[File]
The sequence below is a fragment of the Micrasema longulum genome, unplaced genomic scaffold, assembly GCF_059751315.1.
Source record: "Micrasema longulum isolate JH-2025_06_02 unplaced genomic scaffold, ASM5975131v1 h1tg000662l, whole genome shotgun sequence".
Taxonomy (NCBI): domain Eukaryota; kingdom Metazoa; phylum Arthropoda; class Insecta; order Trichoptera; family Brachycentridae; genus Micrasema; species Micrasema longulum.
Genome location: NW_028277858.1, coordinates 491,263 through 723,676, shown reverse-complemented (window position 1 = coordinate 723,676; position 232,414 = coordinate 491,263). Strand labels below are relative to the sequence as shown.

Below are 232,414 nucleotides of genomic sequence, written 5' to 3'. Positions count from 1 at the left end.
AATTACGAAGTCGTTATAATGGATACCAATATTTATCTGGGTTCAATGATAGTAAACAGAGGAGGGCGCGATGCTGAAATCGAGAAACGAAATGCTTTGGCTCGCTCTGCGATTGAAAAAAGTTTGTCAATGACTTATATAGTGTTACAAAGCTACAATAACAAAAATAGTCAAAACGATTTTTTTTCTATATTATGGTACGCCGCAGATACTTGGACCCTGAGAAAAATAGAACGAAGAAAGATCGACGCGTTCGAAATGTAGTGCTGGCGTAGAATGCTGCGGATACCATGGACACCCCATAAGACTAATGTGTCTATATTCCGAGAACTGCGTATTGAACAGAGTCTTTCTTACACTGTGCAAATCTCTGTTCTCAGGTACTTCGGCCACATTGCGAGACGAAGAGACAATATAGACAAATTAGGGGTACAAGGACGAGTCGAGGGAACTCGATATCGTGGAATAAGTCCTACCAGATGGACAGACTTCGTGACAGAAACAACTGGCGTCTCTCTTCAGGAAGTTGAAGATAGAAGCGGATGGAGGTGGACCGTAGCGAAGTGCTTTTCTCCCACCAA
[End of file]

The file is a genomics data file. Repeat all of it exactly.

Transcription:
The sequence below is a fragment of the Micrasema longulum genome, unplaced genomic scaffold, assembly GCF_059751315.1.
Source record: "Micrasema longulum isolate JH-2025_06_02 unplaced genomic scaffold, ASM5975131v1 h1tg000662l, whole genome shotgun sequence".
Taxonomy (NCBI): domain Eukaryota; kingdom Metazoa; phylum Arthropoda; class Insecta; order Trichoptera; family Brachycentridae; genus Micrasema; species Micrasema longulum.
Genome location: NW_028277858.1, coordinates 491,263 through 723,676, shown reverse-complemented (window position 1 = coordinate 723,676; position 232,414 = coordinate 491,263). Strand labels below are relative to the sequence as shown.

Below are 232,414 nucleotides of genomic sequence, written 5' to 3'. Positions count from 1 at the left end.
AATTACGAAGTCGTTATAATGGATACCAATATTTATCTGGGTTCAATGATAGTAAACAGAGGAGGGCGCGATGCTGAAATCGAGAAACGAAATGCTTTGGCTCGCTCTGCGATTGAAAAAAGTTTGTCAATGACTTATATAGTGTTACAAAGCTACAATAACAAAAATAGTCAAAACGATTTTTTTTCTATATTATGGTACGCCGCAGATACTTGGACCCTGAGAAAAATAGAACGAAGAAAGATCGACGCGTTCGAAATGTAGTGCTGGCGTAGAATGCTGCGGATACCATGGACACCCCATAAGACTAATGTGTCTATATTCCGAGAACTGCGTATTGAACAGAGTCTTTCTTACACTGTGCAAATCTCTGTTCTCAGGTACTTCGGCCACATTGCGAGACGAAGAGACAATATAGACAAATTAGGGGTACAAGGACGAGTCGAGGGAACTCGATATCGTGGAATAAGTCCTACCAGATGGACAGACTTCGTGACAGAAACAACTGGCGTCTCTCTTCAGGAAGTTGAAGATAGAAGCGGATGGAGGTGGACCGTAGCGAAGTGCTTTTCTCCCACCAA